Monday, February 23, 2009

An Economic Stimulus That Keeps on Giving


By Pat Willis

Like most states, Georgia is in the midst of budget cutting and juggling finances to stay afloat. This is a reality and it is important now to maintain a solid foundation for future growth when better times return. And they will.

But how can we as a country and a state make this long-term debt pay off for future generations rather than burdening our children and grandchildren with payments for years to come?

Even in the best of times, Georgia's children haven’t fared well, and it does not bode well for Georgia's future economic growth. Ranking at No. 40 according to the 2008 Kids Count report issued by the Annie E. Casey Foundation, health, education, safety, and employability outcomes have consistently ranked among the lowest in the country. If a healthy portion of potential spending is devoted to strategic investments in our children, we could set in motion an economic stimulus that may keep paying us a healthy return for decades to come.

Let's take a look at what a stimulus package might look like in terms of Georgia’s priorities.

Education and Child Care
Thousands of children are on waiting lists for Pre-Kindergarten education (Pre-K), which builds a foundation for higher educational achievement, in turn creating higher earning potential. However, participation in Georgia’s lottery-funded Pre-K program has never exceeded 56 percent.

President Obama’s $10 billion investment in early learning is a significant leap of faith, but it remains to be seen how that program will be implemented. The economic stimulus package can build quality centers and increase available slots, while existing lottery reserve funds can support operations without additional taxpayer or federal dollars.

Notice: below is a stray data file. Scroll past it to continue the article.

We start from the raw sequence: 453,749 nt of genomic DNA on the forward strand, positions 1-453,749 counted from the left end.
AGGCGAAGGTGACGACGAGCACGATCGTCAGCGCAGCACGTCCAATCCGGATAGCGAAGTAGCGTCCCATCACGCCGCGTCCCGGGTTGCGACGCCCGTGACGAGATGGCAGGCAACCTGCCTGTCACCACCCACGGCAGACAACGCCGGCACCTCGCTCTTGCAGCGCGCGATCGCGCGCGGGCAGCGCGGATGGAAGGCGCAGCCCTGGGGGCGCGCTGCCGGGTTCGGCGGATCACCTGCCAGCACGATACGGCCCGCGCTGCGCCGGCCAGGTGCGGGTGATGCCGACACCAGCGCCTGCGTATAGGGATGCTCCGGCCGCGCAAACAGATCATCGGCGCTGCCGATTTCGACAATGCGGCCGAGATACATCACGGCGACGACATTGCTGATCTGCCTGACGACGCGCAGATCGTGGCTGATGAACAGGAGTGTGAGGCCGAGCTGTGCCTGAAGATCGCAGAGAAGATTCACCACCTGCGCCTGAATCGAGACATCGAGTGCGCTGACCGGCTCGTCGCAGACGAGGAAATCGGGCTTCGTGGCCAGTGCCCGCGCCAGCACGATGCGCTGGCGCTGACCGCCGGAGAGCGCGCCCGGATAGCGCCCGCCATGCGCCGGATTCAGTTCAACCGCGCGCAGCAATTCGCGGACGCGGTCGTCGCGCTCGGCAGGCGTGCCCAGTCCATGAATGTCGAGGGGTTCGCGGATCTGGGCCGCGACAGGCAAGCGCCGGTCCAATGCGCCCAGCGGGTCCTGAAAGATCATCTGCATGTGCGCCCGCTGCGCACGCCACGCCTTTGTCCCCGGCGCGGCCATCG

With about 300,000 Georgia mothers of children under 6 years old currently in the workforce, and 14,000 families on waiting lists for Georgia child care subsidies, how can we expect a productive, reliable workforce? Research shows that just $1 invested in a high quality child care program resulted in a public benefit of $7.16. If we consolidate child care and Pre-K in the state, we potentially infuse $2.4 billion in gross receipts into the economy, and support $13.6 billion in parental earnings.

Child Abuse Prevention
Georgia’s children must be safe, especially in their own homes. Yet, 50 percent of Georgia’s abuse and neglect cases, close to 20,000 cases in 2005, occur among 0-6 year olds. Home visitation and other family supports could greatly ameliorate this problem, save child welfare dollars down the road, and strengthen family self sufficiency in the short and long run.

Georgia’s health coverage for children ranks in the bottom third of states in terms of access and quality. About 300,000 of Georgia’s children are uninsured and vulnerable. Georgia’s State Children’s Health Insurance Program (SCHIP), “PeachCare for Kids,” designed to insure children in working families, is at risk of losing its funding in March if Congress or the state doesn’t act quickly. Federal legislation recently signed off on by the president to re-authorize and expand SCHIP should help more children get the coverage they need.

Juvenile Justice
In 2006, 2,631 Georgia children were in juvenile correctional facilities on any given day, enough children for over 100 classrooms. Georgia’s Juvenile Code, which delineates the procedures by which the Juvenile Court addresses delinquent children, is disorganized, difficult to apply to contemporary situations, and needs to be updated in short order.

These are some of the most pressing needs that will only cost the state in the long term if we do nothing. We need to be smart. It is essential to embrace the idea of tax dollars spent on children, not as an expense, but as an investment that saves money later, and most importantly, ultimately generates tax revenues from healthy, productive adults.

If our state and federal governments are committed to spending hundreds of billions of our tax dollars on infrastructure as a means of economic stimulus, why not demand that they look beyond physical roads and bridges? After all, children make up the foundation – infrastructure, if you will – of our society's future prospects that can be the highway for global competitiveness and economic growth. We can't afford to panic now. Let's stimulate the economy and, at the same time, stimulate prospects for our kids with smart investment.
Pat Willis is executive director of Voices for Georgia’s Children.
Copyright (C) 2009 by the Georgia Editorial Forum. 2/09